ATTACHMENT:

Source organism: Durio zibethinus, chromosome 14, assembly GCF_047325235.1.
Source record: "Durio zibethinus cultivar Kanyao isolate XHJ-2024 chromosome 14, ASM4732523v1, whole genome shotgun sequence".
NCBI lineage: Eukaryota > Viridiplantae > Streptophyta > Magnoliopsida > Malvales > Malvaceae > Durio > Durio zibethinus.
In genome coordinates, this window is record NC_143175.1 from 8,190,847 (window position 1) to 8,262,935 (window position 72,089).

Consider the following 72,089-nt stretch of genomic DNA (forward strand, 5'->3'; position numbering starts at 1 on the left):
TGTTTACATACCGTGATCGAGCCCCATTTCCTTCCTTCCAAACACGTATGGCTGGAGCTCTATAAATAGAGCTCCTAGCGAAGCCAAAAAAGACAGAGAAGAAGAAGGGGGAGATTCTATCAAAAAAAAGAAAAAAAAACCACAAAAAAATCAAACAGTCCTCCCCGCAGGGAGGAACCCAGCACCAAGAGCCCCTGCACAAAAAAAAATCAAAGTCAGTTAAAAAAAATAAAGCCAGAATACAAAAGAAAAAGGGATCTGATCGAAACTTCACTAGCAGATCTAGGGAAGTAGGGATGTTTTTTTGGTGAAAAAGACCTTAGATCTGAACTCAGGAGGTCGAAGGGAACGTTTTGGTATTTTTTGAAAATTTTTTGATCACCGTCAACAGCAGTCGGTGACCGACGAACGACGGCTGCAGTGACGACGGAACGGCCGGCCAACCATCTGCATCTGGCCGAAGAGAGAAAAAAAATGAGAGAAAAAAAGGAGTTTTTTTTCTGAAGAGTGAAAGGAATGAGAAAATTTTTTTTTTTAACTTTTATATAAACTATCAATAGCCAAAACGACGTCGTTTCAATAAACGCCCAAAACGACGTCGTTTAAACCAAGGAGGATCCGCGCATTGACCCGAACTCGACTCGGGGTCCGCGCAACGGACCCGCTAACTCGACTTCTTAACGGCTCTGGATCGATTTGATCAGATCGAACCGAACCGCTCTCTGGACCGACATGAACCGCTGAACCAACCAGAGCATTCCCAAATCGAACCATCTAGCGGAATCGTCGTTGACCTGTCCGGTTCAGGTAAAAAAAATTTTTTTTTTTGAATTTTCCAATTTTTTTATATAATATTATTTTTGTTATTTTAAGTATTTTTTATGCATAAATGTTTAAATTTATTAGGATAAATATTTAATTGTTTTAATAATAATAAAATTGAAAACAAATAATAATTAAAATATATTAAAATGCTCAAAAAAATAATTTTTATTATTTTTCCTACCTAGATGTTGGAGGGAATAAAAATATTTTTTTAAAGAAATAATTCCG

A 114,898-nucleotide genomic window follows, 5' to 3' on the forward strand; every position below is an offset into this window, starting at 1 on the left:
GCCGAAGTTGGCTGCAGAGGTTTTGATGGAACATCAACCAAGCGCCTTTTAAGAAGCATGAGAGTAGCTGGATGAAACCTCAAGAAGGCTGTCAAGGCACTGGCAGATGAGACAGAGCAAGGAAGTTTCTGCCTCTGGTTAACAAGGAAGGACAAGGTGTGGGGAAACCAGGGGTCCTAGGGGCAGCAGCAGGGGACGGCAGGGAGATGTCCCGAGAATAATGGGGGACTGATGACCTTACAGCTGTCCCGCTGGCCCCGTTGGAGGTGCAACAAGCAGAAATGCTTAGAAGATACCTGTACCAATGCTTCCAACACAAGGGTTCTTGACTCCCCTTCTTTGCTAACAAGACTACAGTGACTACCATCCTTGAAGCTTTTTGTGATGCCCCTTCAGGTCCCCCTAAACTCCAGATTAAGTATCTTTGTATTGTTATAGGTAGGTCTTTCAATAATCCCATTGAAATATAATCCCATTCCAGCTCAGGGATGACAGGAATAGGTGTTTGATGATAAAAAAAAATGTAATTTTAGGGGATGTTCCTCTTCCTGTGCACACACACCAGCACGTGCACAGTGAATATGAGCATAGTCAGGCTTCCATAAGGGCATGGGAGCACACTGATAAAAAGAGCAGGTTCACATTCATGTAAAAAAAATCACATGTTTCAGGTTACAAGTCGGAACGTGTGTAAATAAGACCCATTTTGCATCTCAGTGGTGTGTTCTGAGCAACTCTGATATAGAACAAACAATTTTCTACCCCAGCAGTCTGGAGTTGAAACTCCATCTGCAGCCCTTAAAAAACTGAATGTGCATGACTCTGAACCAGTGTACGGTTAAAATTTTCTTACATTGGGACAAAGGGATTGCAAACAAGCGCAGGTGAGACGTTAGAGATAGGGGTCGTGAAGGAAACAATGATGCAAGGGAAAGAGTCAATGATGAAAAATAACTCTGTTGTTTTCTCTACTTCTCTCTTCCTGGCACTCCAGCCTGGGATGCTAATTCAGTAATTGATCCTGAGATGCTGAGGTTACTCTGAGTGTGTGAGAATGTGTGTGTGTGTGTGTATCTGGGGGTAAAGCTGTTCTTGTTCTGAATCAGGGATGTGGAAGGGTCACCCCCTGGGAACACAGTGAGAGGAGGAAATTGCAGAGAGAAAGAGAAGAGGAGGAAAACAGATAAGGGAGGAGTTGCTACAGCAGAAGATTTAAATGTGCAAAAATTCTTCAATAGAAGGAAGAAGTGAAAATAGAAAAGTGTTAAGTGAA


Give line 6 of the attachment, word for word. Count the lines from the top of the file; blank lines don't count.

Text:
TGTTTACATACCGTGATCGAGCCCCATTTCCTTCCTTCCAAACACGTATGGCTGGAGCTCTATAAATAGAGCTCCTAGCGAAGCCAAAAAAGACAGAGAAGAAGAAGGGGGAGATTCTATCAAAAAAAAGAAAAAAAAACCACAAAAAAATCAAACAGTCCTCCCCGCAGGGAGGAACCCAGCACCAAGAGCCCCTGCACAAAAAAAAATCAAAGTCAGTTAAAAAAAATAAAGCCAGAATACAAAAGAAAAAGGGATCTGATCGAAACTTCACTAGCAGATCTAGGGAAGTAGGGATGTTTTTTTGGTGAAAAAGACCTTAGATCTGAACTCAGGAGGTCGAAGGGAACGTTTTGGTATTTTTTGAAAATTTTTTGATCACCGTCAACAGCAGTCGGTGACCGACGAACGACGGCTGCAGTGACGACGGAACGGCCGGCCAACCATCTGCATCTGGCCGAAGAGAGAAAAAAAATGAGAGAAAAAAAGGAGTTTTTTTTCTGAAGAGTGAAAGGAATGAGAAAATTTTTTTTTTTAACTTTTATATAAACTATCAATAGCCAAAACGACGTCGTTTCAATAAACGCCCAAAACGACGTCGTTTAAACCAAGGAGGATCCGCGCATTGACCCGAACTCGACTCGGGGTCCGCGCAACGGACCCGCTAACTCGACTTCTTAACGGCTCTGGATCGATTTGATCAGATCGAACCGAACCGCTCTCTGGACCGACATGAACCGCTGAACCAACCAGAGCATTCCCAAATCGAACCATCTAGCGGAATCGTCGTTGACCTGTCCGGTTCAGGTAAAAAAAATTTTTTTTTTTGAATTTTCCAATTTTTTTATATAATATTATTTTTGTTATTTTAAGTATTTTTTATGCATAAATGTTTAAATTTATTAGGATAAATATTTAATTGTTTTAATAATAATAAAATTGAAAACAAATAATAATTAAAATATATTAAAATGCTCAAAAAAATAATTTTTATTATTTTTCCTACCTAGATGTTGGAGGGAATAAAAATATTTTTTTAAAGAAATAATTCCG